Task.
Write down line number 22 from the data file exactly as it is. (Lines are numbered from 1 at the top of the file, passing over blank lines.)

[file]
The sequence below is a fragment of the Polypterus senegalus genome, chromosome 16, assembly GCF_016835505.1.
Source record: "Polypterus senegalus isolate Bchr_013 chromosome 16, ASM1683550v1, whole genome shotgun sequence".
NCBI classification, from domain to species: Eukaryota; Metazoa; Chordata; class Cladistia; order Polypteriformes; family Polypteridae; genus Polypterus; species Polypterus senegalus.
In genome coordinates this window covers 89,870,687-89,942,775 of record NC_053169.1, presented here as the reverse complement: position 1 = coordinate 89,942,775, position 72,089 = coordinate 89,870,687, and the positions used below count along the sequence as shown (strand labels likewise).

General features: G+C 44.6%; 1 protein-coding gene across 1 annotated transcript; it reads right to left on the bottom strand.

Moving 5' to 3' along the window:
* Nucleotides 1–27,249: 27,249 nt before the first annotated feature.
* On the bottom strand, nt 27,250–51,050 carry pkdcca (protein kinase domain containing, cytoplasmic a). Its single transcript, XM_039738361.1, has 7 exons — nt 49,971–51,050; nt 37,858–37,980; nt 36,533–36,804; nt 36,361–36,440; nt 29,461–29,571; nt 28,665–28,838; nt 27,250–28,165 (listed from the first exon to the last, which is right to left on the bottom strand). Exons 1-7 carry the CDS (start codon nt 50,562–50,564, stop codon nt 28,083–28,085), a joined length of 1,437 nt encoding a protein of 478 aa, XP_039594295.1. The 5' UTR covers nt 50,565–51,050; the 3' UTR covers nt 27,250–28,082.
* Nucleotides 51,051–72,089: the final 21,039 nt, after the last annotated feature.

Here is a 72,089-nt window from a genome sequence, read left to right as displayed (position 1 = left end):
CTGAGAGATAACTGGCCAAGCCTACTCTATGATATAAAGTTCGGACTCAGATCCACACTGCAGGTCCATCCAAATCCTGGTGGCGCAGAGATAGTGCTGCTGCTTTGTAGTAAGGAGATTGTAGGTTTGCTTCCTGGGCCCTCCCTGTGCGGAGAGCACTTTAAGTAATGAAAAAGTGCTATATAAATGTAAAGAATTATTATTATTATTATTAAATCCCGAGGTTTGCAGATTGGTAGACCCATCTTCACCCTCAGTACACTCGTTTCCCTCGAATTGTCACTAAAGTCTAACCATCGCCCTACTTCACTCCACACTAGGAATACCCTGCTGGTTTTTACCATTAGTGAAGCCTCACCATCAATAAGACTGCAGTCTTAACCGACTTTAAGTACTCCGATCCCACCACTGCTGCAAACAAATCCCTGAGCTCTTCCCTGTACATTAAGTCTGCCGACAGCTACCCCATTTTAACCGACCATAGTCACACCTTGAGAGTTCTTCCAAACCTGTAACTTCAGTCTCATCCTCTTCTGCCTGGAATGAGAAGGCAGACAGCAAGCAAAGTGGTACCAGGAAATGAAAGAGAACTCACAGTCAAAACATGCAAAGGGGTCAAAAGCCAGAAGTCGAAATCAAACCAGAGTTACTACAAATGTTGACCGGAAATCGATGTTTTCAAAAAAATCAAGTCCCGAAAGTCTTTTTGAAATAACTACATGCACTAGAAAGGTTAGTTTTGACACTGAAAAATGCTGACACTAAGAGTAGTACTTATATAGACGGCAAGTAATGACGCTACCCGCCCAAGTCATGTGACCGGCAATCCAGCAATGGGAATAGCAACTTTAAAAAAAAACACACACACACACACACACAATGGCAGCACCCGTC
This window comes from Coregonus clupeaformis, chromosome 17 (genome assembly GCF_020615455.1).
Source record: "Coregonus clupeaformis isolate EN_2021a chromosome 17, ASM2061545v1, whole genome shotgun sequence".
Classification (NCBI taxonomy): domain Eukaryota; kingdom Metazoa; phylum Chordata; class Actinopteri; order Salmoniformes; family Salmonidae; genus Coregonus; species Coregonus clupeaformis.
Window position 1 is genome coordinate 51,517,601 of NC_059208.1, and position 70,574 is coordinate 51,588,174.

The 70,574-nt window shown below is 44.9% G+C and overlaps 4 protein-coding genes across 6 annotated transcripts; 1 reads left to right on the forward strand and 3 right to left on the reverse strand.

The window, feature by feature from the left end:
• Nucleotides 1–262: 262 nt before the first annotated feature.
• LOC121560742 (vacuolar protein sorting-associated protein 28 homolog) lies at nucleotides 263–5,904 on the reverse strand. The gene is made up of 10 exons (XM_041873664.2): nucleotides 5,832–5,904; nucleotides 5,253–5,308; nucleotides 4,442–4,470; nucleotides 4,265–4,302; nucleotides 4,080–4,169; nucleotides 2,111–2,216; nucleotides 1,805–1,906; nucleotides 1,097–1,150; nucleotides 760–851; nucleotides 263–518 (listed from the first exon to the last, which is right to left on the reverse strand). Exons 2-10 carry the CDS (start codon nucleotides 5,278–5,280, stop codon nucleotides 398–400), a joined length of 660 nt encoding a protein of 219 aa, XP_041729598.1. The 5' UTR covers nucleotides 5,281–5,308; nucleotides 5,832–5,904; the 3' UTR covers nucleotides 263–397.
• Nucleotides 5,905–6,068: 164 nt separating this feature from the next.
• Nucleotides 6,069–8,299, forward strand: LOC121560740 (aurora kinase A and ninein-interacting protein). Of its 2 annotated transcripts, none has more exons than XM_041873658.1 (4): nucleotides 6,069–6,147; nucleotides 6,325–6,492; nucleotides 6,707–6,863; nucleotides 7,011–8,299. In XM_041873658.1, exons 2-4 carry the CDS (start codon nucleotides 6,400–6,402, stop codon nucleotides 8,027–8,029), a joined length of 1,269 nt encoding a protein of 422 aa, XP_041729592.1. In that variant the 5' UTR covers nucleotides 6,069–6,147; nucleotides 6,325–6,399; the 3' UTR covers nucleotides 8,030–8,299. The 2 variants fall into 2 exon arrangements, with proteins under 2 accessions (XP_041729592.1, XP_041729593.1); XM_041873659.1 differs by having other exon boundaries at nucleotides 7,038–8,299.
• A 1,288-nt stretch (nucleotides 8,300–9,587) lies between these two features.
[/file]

• A 1,288-nt stretch (nucleotides 8,300–9,587) lies between these two features.